<b>CHARLOTTE, N.C. </b>- A thunderous roar of more than 73,000 fans welcomed the color guards from all five branches of the U.S. Armed Forces during a National Football League's Carolina Panther football game against the New Orleans Saints Nov. 7.
As part of Panthers' military appreciation day activities, Army Reserve Soldiers from the 81st Regional Support Command, based at nearby Fort Jackson, S.C., carried "Old Glory" and the Army flag and its 178 campaign streamers onto the football field.

Wearing replica World War II uniforms and armed with authentic M1 Garands, the four-Soldier color guard honored those of the 81st Infantry Division who fought and died in campaigns in the Western Pacific and South Philippines - the most notable battle being on Angaur Island.

As Sgt. 1st Class Robert Rayborn carefully laced the leggings covering his boots and olive drab pants before stepping out onto the blue and silver painted field, he said being a member of any military color guard is the highest honor for him as a Soldier.

"Being able to present America's colors is an amazing honor for a service member in uniform," he said. "Our flag represents everything about the United States; it is an international symbol of freedom."

Rayborn said that when he sees the red, white and blue colors presented at events like football games it instills him with a great sense of personal pride as well as a reminder of all who have served their country.

"Remembering all of those that have served before me is important to me," he said about past and current conflicts. "Veterans are the reason we can do the things we do in this country because of those that have served. Our freedoms, rights and liberties are here because citizens were willing to serve their country. That service must never be forgotten."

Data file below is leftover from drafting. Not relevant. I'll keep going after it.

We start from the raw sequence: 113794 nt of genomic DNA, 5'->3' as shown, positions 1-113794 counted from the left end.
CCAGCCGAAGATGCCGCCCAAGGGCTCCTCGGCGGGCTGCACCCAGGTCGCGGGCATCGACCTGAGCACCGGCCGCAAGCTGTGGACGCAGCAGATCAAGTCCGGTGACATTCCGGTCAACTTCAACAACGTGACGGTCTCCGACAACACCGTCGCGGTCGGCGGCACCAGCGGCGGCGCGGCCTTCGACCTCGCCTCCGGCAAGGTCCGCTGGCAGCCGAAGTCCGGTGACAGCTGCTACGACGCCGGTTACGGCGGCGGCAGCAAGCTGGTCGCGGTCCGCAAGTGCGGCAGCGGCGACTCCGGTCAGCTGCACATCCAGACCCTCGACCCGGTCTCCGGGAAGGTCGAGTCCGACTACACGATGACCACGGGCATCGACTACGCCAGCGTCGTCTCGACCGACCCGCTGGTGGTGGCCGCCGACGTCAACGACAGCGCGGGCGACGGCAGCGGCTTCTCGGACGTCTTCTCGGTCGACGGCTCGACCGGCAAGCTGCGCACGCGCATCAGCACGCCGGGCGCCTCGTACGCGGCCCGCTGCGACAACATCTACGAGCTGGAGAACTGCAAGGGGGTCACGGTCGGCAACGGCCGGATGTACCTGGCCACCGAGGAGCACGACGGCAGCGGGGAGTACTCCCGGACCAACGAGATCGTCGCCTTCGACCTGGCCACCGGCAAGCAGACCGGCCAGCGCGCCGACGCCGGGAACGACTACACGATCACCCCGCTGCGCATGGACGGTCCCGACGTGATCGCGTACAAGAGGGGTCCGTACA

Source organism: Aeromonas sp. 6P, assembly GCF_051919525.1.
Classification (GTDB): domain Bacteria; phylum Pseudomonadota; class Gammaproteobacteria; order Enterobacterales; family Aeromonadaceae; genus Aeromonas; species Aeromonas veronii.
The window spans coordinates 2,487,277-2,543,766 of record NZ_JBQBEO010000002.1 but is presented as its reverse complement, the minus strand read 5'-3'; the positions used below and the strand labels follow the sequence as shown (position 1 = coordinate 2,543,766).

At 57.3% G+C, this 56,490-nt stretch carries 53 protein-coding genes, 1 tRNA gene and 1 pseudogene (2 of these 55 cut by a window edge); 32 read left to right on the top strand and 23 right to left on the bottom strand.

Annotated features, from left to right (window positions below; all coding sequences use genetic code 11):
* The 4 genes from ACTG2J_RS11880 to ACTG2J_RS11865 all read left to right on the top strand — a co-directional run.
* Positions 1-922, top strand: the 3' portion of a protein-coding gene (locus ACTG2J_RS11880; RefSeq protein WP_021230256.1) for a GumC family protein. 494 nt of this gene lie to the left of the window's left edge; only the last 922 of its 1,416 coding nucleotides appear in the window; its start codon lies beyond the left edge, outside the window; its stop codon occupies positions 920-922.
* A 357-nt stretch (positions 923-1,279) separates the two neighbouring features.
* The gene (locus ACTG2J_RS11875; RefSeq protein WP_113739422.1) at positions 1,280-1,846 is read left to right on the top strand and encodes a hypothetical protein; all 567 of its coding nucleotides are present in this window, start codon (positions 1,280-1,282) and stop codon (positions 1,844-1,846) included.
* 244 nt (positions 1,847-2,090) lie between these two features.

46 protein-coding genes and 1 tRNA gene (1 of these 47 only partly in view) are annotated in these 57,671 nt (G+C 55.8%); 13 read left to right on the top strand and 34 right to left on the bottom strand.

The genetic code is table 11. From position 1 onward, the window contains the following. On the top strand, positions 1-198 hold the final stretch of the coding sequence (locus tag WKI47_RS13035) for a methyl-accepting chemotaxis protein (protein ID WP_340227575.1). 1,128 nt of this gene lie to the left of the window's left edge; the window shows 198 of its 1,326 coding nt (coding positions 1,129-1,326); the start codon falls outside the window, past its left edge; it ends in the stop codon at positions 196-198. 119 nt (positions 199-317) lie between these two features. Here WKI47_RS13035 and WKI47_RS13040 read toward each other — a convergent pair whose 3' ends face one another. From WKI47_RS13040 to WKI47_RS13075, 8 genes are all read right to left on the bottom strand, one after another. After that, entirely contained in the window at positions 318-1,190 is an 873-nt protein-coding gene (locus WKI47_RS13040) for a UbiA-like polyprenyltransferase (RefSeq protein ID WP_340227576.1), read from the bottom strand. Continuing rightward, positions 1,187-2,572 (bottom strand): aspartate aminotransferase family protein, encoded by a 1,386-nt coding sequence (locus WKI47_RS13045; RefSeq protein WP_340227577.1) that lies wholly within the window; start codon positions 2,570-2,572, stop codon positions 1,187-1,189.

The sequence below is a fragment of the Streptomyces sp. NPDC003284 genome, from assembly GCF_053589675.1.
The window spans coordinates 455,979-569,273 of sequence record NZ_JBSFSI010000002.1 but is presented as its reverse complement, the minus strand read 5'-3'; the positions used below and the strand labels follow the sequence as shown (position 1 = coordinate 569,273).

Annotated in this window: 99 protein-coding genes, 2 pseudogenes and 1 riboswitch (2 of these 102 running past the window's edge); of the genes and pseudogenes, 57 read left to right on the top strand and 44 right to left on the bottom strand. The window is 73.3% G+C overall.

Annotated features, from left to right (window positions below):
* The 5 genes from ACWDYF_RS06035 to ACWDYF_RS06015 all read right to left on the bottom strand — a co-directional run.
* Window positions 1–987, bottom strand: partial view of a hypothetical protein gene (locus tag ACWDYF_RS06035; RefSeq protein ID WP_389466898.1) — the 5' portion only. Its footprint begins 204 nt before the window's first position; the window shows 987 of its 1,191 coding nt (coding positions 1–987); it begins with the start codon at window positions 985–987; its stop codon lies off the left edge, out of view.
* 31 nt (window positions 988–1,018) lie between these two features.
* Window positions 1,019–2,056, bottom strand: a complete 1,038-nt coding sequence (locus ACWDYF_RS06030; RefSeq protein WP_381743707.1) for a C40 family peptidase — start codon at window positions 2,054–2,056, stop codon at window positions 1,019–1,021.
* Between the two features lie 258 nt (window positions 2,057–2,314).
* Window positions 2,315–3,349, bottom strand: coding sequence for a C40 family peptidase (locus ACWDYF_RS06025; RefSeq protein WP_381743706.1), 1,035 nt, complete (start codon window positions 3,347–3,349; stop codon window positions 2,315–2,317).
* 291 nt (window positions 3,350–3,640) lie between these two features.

As he and other members of the color guard finished donning the combat field gear most notably worn by Tom Hanks in "Saving Private Ryan," the Army flag was carefully uncased from its protective covering.

Soldiers located the red and yellow "Lexington" battle streamer and fixed it to hang forward. The sounds of last-minute readjustments to helmets, field packs and the functions checks of the two rifles were easily drowned out by the sounds of screaming fans at the pre-game event.

Command Sgt. Maj. James Wills, the senior-enlisted Soldier for the Wildcat command, said color guards are important because they represent the heartbeat of America.

"They are the centerpiece of a heraldic military that has served this nation since its establishment," he said. "It is a reflection of our Soldiers who have fought to defend the citizens of the United States. The color guard represents a thread of our history, which, if you look at the history of the United States, you can't look upon without seeing our military having been there as a part of it."

As the color guards stepped onto the field, the game announcer introduced each branch of service. The deafening applause quietly came to a whisper as the crowd prepared for a tradition that kicks off all sporting events from coast to coast - the national anthem.

As old and young either saluted or placed their right hand over their hearts, Wills stated that he hopes those fans in attendance saw the color guards and felt a compassion for all service members who so willingly stepped forward to protect and defend the nation and its people.

"These color guards reflect the commitment our military has in defending the nation and those who have gone before us to do the same," he said.

For one member of the citizen-warrior color guard, freedom is something sacred and should never be taken for granted.

Staff Sgt. Jeremy Glasco, a command chaplain assistant, said America should honor those who gave their lives for such a noble cause as freedom.

"If we fail to recognize those patriots who sacrificed so much for our freedom then we are more likely to take our liberty for granted," he said. "It is when we don't appreciate something it becomes abused."

Wills said one of the most important elements of any color guard are the enlisted service members carrying and protecting the colors.

Since the establishment of the military and the flag, Wills said it has been the enlisted Soldier carrying the colors, as typically the command sergeant major has the responsibility to be the "keeper of the colors."

"Our enlisted Soldiers are truly a reflection of our best of the best making greater sacrifices in combat and making a difference," Wills said. "The non-commissioned officer corps remains the 'backbone' of the Army."

Page last updated Mon November 8th, 2010 at 08:09